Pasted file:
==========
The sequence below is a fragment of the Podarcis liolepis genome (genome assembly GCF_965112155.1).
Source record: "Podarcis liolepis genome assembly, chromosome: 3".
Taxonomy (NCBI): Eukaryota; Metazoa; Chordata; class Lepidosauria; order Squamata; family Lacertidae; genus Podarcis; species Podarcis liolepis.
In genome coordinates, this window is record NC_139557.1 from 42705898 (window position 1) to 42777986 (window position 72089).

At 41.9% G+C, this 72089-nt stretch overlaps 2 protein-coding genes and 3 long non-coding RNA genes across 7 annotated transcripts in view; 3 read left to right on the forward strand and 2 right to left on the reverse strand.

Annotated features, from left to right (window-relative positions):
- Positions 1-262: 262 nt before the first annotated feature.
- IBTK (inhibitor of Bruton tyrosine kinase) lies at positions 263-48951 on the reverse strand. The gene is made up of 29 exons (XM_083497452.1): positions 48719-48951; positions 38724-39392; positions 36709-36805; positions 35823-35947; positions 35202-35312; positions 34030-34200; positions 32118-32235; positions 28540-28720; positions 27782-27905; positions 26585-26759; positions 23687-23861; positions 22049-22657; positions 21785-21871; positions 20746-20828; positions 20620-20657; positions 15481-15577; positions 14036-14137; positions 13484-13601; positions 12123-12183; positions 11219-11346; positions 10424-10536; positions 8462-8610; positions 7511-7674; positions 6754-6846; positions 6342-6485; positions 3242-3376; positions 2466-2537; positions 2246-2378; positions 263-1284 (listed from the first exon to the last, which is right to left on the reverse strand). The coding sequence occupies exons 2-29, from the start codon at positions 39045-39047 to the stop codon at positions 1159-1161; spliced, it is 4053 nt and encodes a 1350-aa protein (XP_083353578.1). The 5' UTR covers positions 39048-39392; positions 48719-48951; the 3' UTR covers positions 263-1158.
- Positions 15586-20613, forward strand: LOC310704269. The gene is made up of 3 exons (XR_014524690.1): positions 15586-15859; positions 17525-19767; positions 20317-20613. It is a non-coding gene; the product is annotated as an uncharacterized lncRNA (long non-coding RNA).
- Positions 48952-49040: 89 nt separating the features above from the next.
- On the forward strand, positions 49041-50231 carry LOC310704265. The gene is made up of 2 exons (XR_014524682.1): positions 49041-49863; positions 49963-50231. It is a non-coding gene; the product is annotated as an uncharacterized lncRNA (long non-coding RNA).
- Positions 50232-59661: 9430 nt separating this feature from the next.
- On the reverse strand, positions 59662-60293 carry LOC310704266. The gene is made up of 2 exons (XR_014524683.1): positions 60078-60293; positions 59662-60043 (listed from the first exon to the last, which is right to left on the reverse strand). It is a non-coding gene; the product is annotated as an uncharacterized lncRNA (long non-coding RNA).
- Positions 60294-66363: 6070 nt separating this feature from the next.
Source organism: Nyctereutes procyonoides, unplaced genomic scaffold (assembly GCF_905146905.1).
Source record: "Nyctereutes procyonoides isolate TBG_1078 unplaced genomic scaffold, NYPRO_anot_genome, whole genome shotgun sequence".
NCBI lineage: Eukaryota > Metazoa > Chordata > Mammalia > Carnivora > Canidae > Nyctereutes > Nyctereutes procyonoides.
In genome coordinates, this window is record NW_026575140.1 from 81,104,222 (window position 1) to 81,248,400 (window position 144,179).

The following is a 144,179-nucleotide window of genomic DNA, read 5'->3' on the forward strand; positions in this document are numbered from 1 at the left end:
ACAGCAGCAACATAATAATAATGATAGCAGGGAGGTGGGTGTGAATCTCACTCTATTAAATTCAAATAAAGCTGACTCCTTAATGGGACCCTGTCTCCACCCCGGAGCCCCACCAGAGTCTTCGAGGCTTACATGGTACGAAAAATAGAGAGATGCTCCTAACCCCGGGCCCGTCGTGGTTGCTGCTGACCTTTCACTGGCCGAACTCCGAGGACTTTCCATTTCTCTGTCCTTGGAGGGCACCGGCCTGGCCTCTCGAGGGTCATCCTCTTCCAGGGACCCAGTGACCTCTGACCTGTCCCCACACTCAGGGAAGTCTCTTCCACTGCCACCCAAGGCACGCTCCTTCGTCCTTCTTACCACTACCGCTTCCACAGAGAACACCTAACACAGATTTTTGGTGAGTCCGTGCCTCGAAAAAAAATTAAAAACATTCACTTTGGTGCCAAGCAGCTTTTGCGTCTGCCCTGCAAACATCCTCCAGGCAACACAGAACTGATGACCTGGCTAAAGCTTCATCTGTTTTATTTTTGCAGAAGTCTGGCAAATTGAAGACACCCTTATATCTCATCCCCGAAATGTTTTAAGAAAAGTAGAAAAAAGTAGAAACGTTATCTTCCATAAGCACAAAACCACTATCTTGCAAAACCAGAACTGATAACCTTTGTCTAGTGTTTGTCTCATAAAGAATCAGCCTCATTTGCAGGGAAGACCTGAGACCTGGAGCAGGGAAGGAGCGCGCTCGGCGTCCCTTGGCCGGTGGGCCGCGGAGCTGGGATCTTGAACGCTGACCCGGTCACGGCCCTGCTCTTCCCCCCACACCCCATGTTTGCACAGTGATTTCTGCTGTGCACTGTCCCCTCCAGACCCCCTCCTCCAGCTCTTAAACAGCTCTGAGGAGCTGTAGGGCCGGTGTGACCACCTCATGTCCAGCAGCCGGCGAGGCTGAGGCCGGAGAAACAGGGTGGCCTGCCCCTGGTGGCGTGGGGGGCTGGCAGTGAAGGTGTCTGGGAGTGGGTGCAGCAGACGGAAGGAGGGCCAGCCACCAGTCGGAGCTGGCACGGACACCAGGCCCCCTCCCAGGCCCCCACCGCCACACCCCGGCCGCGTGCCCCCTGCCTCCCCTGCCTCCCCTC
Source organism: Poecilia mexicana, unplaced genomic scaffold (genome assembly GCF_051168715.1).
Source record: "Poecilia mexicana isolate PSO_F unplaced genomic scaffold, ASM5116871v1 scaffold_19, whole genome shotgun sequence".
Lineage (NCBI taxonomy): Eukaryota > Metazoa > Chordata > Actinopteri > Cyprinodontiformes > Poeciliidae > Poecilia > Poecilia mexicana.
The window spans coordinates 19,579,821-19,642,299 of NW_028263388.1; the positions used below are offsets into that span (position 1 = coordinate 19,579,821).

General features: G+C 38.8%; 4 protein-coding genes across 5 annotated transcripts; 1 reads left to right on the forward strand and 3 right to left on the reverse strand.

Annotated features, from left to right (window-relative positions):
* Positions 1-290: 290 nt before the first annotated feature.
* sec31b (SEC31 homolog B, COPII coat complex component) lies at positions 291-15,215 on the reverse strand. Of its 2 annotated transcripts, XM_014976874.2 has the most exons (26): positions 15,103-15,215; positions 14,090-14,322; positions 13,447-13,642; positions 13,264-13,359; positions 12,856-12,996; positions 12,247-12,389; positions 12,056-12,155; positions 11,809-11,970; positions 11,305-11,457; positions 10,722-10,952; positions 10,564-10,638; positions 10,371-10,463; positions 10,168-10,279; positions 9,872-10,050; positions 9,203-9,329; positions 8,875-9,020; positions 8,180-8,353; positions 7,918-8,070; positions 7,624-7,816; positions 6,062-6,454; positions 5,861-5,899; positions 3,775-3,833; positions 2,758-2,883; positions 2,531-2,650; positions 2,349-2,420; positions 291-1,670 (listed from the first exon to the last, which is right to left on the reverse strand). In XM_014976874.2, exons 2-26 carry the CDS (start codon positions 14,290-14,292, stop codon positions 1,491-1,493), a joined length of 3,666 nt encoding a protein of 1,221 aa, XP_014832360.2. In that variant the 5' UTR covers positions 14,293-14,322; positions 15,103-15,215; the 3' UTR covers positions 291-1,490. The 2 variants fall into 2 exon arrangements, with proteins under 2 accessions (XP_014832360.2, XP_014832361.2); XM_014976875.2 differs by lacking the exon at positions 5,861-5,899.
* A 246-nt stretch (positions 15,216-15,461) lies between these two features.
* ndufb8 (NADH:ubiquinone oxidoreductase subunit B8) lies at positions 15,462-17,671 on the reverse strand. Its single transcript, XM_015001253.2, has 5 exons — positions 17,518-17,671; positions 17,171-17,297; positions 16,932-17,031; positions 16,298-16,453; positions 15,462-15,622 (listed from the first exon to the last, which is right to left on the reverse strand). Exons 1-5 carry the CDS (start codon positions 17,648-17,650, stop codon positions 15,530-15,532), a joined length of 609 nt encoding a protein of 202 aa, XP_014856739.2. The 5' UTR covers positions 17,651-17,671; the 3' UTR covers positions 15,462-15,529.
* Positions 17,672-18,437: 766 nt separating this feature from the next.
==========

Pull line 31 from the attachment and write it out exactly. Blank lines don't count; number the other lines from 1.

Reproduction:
* Positions 17,672-18,437: 766 nt separating this feature from the next.